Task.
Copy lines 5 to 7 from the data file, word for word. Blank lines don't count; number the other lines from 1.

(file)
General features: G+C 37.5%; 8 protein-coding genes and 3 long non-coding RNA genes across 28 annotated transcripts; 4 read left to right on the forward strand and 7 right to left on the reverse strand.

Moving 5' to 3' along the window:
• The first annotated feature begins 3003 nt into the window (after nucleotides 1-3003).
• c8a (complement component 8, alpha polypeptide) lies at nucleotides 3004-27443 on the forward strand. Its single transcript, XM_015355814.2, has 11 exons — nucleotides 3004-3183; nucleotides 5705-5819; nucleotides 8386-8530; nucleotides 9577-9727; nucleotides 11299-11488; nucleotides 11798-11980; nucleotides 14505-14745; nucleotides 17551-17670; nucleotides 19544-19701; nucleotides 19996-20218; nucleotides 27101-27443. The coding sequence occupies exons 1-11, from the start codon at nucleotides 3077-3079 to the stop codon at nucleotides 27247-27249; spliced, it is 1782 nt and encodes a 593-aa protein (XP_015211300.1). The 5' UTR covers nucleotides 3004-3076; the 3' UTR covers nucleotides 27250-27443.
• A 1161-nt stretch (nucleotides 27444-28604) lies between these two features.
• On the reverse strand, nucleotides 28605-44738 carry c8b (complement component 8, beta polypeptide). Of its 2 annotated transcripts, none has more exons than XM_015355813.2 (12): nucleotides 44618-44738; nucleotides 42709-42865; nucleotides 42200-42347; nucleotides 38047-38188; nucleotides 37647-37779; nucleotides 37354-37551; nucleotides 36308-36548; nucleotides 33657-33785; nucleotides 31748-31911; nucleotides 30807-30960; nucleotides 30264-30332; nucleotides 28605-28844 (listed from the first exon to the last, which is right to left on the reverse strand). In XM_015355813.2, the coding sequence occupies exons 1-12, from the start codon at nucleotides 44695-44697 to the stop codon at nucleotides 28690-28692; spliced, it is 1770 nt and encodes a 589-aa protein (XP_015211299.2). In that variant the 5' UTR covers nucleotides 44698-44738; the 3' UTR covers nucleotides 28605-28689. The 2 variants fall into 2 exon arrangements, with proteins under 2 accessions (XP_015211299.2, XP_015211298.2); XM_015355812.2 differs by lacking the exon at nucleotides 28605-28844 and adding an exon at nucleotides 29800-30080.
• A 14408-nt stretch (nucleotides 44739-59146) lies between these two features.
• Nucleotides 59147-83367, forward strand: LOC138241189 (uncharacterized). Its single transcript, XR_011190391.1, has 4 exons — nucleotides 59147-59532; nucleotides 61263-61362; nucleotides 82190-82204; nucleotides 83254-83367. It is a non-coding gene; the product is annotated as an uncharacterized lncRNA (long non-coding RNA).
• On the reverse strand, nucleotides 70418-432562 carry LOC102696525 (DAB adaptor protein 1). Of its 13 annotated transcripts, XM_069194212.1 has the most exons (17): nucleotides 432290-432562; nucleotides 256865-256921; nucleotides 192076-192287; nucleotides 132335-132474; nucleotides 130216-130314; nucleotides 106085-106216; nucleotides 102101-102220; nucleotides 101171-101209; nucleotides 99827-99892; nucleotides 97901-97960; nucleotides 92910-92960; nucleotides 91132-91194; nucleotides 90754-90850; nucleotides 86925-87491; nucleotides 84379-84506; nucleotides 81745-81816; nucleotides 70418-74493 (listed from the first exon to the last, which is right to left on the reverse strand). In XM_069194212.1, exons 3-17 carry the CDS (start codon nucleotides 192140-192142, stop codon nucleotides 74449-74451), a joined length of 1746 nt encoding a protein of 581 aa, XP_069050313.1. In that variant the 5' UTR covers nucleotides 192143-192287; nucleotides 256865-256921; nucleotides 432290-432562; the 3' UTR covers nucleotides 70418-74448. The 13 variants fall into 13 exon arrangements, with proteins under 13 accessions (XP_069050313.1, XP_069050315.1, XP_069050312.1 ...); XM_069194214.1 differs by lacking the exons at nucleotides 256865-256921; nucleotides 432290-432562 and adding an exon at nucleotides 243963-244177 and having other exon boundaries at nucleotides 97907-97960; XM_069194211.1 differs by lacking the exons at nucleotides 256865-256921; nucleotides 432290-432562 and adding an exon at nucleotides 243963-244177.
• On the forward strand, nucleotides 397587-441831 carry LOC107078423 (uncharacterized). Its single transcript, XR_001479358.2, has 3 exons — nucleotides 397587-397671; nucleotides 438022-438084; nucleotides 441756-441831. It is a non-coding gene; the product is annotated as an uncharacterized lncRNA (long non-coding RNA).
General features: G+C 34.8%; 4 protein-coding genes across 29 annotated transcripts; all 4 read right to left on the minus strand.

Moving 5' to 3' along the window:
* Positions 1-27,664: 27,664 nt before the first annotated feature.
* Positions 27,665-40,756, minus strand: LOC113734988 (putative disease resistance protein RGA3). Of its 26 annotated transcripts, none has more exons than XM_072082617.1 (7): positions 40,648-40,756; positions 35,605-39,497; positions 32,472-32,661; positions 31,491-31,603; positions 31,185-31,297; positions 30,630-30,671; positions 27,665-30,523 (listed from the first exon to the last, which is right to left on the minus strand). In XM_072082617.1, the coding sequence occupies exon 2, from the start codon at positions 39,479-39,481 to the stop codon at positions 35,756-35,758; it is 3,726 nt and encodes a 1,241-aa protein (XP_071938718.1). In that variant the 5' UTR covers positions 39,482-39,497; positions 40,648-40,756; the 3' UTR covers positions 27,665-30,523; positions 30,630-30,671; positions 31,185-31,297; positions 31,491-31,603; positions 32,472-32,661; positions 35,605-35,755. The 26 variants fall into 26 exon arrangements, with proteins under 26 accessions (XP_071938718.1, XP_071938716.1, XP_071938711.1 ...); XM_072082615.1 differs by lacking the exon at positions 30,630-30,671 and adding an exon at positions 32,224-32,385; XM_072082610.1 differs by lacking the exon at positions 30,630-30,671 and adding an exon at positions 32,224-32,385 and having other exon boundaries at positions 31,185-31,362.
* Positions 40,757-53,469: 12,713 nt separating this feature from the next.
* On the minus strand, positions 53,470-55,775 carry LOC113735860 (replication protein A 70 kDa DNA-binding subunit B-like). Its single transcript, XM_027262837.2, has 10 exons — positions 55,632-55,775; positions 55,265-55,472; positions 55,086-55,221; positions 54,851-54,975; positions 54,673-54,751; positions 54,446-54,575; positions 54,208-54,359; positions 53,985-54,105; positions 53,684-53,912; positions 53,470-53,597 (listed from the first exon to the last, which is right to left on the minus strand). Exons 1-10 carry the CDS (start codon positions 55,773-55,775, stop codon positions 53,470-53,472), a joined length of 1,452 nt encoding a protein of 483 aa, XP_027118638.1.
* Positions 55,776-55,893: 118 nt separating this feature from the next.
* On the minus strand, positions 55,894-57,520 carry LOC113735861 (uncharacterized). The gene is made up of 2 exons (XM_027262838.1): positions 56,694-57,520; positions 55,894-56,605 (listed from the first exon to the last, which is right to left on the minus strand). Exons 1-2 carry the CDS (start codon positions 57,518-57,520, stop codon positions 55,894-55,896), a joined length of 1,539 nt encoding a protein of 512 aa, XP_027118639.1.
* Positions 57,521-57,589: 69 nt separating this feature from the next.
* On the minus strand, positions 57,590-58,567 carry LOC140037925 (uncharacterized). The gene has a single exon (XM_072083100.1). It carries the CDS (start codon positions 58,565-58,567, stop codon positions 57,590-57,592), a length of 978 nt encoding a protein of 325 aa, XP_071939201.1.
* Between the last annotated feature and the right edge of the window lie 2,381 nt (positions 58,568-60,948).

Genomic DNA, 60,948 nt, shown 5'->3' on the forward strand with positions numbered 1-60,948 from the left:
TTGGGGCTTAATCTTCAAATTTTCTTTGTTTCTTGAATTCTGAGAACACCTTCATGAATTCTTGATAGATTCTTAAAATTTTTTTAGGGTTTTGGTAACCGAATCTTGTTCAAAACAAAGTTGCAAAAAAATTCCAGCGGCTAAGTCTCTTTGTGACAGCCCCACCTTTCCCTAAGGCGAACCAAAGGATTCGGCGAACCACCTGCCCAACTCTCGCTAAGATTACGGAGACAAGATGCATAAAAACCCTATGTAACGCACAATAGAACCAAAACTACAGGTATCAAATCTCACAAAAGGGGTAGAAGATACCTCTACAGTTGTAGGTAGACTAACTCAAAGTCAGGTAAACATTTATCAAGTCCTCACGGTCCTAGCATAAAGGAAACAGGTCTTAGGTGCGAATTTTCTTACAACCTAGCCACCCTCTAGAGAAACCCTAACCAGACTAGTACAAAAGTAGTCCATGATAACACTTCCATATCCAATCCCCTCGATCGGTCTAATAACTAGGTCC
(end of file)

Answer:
• A 1161-nt stretch (nucleotides 27444-28604) lies between these two features.
• On the reverse strand, nucleotides 28605-44738 carry c8b (complement component 8, beta polypeptide). Of its 2 annotated transcripts, none has more exons than XM_015355813.2 (12): nucleotides 44618-44738; nucleotides 42709-42865; nucleotides 42200-42347; nucleotides 38047-38188; nucleotides 37647-37779; nucleotides 37354-37551; nucleotides 36308-36548; nucleotides 33657-33785; nucleotides 31748-31911; nucleotides 30807-30960; nucleotides 30264-30332; nucleotides 28605-28844 (listed from the first exon to the last, which is right to left on the reverse strand). In XM_015355813.2, the coding sequence occupies exons 1-12, from the start codon at nucleotides 44695-44697 to the stop codon at nucleotides 28690-28692; spliced, it is 1770 nt and encodes a 589-aa protein (XP_015211299.2). In that variant the 5' UTR covers nucleotides 44698-44738; the 3' UTR covers nucleotides 28605-28689. The 2 variants fall into 2 exon arrangements, with proteins under 2 accessions (XP_015211299.2, XP_015211298.2); XM_015355812.2 differs by lacking the exon at nucleotides 28605-28844 and adding an exon at nucleotides 29800-30080.
• A 14408-nt stretch (nucleotides 44739-59146) lies between these two features.